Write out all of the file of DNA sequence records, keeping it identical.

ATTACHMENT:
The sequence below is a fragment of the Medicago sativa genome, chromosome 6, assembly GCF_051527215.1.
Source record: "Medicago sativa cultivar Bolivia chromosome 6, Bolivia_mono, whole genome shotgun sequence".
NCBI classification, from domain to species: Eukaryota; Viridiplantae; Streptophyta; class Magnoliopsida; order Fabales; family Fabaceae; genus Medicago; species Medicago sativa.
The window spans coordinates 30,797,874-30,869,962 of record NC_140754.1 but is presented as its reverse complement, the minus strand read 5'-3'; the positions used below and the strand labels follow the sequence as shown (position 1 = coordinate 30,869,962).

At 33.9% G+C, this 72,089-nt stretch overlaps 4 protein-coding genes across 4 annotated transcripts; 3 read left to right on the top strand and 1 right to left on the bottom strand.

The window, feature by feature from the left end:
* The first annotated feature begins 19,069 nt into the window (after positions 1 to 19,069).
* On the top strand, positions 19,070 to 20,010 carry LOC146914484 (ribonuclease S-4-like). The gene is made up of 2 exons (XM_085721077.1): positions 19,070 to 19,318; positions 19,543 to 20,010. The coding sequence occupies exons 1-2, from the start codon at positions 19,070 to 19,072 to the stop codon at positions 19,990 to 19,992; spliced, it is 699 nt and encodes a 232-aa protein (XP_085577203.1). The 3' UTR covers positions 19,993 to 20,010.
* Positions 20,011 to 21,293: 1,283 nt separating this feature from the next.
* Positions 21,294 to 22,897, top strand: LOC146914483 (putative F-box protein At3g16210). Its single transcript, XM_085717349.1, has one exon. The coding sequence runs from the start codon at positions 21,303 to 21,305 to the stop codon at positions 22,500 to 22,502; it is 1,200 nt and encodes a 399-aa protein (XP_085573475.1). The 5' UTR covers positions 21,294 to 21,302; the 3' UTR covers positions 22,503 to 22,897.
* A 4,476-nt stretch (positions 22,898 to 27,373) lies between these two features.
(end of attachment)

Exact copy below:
The sequence below is a fragment of the Medicago sativa genome, chromosome 6, assembly GCF_051527215.1.
Source record: "Medicago sativa cultivar Bolivia chromosome 6, Bolivia_mono, whole genome shotgun sequence".
NCBI classification, from domain to species: Eukaryota; Viridiplantae; Streptophyta; class Magnoliopsida; order Fabales; family Fabaceae; genus Medicago; species Medicago sativa.
The window spans coordinates 30,797,874-30,869,962 of record NC_140754.1 but is presented as its reverse complement, the minus strand read 5'-3'; the positions used below and the strand labels follow the sequence as shown (position 1 = coordinate 30,869,962).

At 33.9% G+C, this 72,089-nt stretch overlaps 4 protein-coding genes across 4 annotated transcripts; 3 read left to right on the top strand and 1 right to left on the bottom strand.

The window, feature by feature from the left end:
* The first annotated feature begins 19,069 nt into the window (after positions 1 to 19,069).
* On the top strand, positions 19,070 to 20,010 carry LOC146914484 (ribonuclease S-4-like). The gene is made up of 2 exons (XM_085721077.1): positions 19,070 to 19,318; positions 19,543 to 20,010. The coding sequence occupies exons 1-2, from the start codon at positions 19,070 to 19,072 to the stop codon at positions 19,990 to 19,992; spliced, it is 699 nt and encodes a 232-aa protein (XP_085577203.1). The 3' UTR covers positions 19,993 to 20,010.
* Positions 20,011 to 21,293: 1,283 nt separating this feature from the next.
* Positions 21,294 to 22,897, top strand: LOC146914483 (putative F-box protein At3g16210). Its single transcript, XM_085717349.1, has one exon. The coding sequence runs from the start codon at positions 21,303 to 21,305 to the stop codon at positions 22,500 to 22,502; it is 1,200 nt and encodes a 399-aa protein (XP_085573475.1). The 5' UTR covers positions 21,294 to 21,302; the 3' UTR covers positions 22,503 to 22,897.
* A 4,476-nt stretch (positions 22,898 to 27,373) lies between these two features.